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  • John Zangardi, acting DOD CIO, closes out AFCEA's Defensive Cyber Operations Symposium.
     John Zangardi, acting DOD CIO, closes out AFCEA's Defensive Cyber Operations Symposium.

Zangardi: Better Cybersecurity Needs Technology, Talent

The Cyber Edge
June 15, 2017
By Sandra Jontz
E-mail About the Author

The swiftly changing cyber domain demands a dynamic and dedicated partnership between the U.S. Defense Department and industry—a critical relationship for the development of both technologies and the work force needed to help the United States maintain a superior edge over adversaries, said John Zangardi, the department's acting chief information officer.

“The theme for this week’s symposium is absolutely on point for cybersecurity and IT: connect and protect,” Zangardi said. His keynote address wrapped up the three-day AFCEA International Defensive Cyber Operations Symposium (DCOS), which focused on the requirements that will propel Defense Information Systems Agency (DISA) and Joint Force Headquarters-Department of Defense Information Network (DODIN) missions.  

A foundation for a resilient cybersecurity posture is good cyber hygiene, Zangardi said, citing the recent WannaCry ransomware attack that crippled systems not protected by a Microsoft vulnerability patch as an example of the importance of good hygiene. “For those who were affected by WannaCry, cyber hygiene may have helped them,” he said. “We track cyber hygiene across the department through the DOD cybersecurity scorecard.” The scorecard tracks cyber compliance across 11 basic tenants.

“If an organization can’t measure [metrics], how does it know anything about its cyber readiness and vulnerabilities?” Zangardi asked. “This approach allowed us to make measurable, actual improvements to the department’s cybersecurity posture.”

But the scorecard is not without shortcomings, he added. The approach is static and relies on manual data entry and is somewhat limited in functionality. “My team is working on what we call cybersecurity scorecard 2.0, [with] an objective to create a threat-based or heat-based scorecard that is agile, dynamic and automatically updated.”

Another effort to boost security currently underway is the reduction of the department’s attack surface, he shared. “We are advancing our thinking on cybersecurity for tomorrow’s threat environment by proving cloud security.” DISA has issued guidance that military agencies can use to connect to commercial cloud providers via cloud access points, or CAPs. Though unpopular, he said, from a cyber perspective, the CAP approach serves an important purpose for Defense Department data in the cloud, especially for determining whether cloud services can accommodate data classified at the higher security levels. “Because most vendors have connections to the Internet, the department needs to make sure that DOD data at [classification] level four and above is hosted in a secure commercial environment.” 

Information technology innovation today, more often than not, comes from the private sector and not government, Zangardi said. “A common thread through everything we do in defense, and more so in cybersecurity, is industry partnership,” he said. “We can’t solve today’s complicated problems with yesterday’s thinking or technologies.”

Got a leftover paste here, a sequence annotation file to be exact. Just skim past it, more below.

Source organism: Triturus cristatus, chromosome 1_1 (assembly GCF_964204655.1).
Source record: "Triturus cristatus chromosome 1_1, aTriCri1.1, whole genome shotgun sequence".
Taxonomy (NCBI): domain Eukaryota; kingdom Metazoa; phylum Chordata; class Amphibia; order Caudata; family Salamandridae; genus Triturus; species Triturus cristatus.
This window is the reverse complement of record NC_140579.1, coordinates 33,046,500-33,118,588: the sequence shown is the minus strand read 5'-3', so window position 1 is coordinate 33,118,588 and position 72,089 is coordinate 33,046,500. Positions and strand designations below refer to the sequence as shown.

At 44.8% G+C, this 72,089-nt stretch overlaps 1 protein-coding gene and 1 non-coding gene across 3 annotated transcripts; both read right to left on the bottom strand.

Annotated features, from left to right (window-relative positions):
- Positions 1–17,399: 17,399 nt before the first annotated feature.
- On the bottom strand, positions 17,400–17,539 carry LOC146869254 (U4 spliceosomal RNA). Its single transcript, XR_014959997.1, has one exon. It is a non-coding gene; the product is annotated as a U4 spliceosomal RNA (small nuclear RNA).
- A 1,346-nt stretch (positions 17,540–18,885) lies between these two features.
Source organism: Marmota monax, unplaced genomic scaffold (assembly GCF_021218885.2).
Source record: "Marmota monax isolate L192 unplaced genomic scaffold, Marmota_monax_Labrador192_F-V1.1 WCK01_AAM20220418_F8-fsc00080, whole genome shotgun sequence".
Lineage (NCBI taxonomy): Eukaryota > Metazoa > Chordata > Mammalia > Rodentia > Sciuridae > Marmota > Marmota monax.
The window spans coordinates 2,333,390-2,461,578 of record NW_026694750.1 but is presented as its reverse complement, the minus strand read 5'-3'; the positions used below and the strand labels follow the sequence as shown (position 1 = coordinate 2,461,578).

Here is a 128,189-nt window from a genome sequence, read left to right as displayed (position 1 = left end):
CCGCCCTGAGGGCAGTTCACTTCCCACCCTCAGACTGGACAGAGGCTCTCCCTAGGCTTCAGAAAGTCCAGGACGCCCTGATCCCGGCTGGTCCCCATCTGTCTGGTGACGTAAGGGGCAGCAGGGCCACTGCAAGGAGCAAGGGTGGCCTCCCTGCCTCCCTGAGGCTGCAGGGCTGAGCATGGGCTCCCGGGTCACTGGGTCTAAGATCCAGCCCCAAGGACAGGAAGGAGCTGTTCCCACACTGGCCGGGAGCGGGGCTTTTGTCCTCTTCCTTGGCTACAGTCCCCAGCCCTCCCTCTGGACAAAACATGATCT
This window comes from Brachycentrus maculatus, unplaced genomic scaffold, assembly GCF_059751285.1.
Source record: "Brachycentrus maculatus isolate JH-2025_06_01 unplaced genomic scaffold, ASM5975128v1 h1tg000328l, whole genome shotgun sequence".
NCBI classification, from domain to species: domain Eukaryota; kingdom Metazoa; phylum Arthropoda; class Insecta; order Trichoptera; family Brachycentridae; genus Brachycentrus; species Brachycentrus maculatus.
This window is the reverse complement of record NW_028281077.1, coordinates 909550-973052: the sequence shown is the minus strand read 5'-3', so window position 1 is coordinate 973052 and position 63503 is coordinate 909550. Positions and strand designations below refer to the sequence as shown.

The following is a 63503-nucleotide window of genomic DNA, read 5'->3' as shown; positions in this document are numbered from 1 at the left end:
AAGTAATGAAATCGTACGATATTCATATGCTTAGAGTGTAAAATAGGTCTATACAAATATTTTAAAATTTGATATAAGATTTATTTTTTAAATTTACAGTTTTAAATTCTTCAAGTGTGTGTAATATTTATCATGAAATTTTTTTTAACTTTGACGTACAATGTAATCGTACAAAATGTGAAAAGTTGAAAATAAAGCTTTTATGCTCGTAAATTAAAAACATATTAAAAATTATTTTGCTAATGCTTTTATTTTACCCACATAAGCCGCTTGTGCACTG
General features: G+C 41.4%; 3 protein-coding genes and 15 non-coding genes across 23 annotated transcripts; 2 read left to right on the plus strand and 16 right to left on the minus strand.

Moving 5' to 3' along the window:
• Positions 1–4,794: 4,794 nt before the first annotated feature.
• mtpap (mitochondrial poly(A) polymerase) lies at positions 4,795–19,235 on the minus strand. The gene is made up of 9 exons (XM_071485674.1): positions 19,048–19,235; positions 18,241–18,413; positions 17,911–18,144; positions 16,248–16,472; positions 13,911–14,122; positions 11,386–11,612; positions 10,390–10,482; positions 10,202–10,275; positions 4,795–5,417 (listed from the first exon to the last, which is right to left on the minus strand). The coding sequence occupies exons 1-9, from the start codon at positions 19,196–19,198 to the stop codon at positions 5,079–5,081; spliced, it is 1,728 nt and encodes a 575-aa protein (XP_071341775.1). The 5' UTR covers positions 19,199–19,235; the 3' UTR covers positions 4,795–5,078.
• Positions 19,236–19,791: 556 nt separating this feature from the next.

A protected future means incorporating key technology enablers, such as machine learning, to “meet the threat at velocity,” he said. “But technology alone cannot solve our cybersecurity challenges.” The flip side of the development coin must included hiring and retaining the right talent to create the needed work force. The current cumbersome hiring process is too slow for the fast-paced cyber community and frustrates those hiring and those seeking employment alike, he said.

The Defense Department created the Cyber Excepted Service, an enterprisewide, Congressionally granted authority to speed up the hiring process for and better management of cyber professionals. It also leverages a market-based pay structure to deliver targeted and competitive compensation packages for civilian personnel, he said. 

“One of the ways the compensation package will be more competitive is by establishing targeted local market supplements based on a range of factors, like mission needs or work roles … and the flexibility to hone in on specific parts of at the cyber work force,” Zangardi shared. 

That said, he acknowledged that the government might not ever be able to compete with salaries paid by private businesses. “We just can’t,” he said. “The mission and patriotism need to be the prime motivators for coming [to work] here.” The hiring plan will focus on both near-term needs while also laying a strong foundation for development of the future work force, he added. 

The right employee development plan is a goal that ties in with the government’s responsibility to meet challenges that keep some children from learning the skills they will need to find work in a technology-based future. The government must cultivate students and demand adequate science, technology, engineering and mathematics (STEM) skills necessary to maintain the nation’s competitive edge, Zangardi said.

Future jobs will need well-rounded employment candidates. For years, the nation has done a good job focusing attention on students’ literacy skills, he said. For five decades, the effort Reading is Fundamental has been committed to a literate America—but what about building confidence in math?

“It’s about inspiring children, building a strong work ethic and developing a ... child’s perseverance,” he said. “Perseverance is the key to success in life.”

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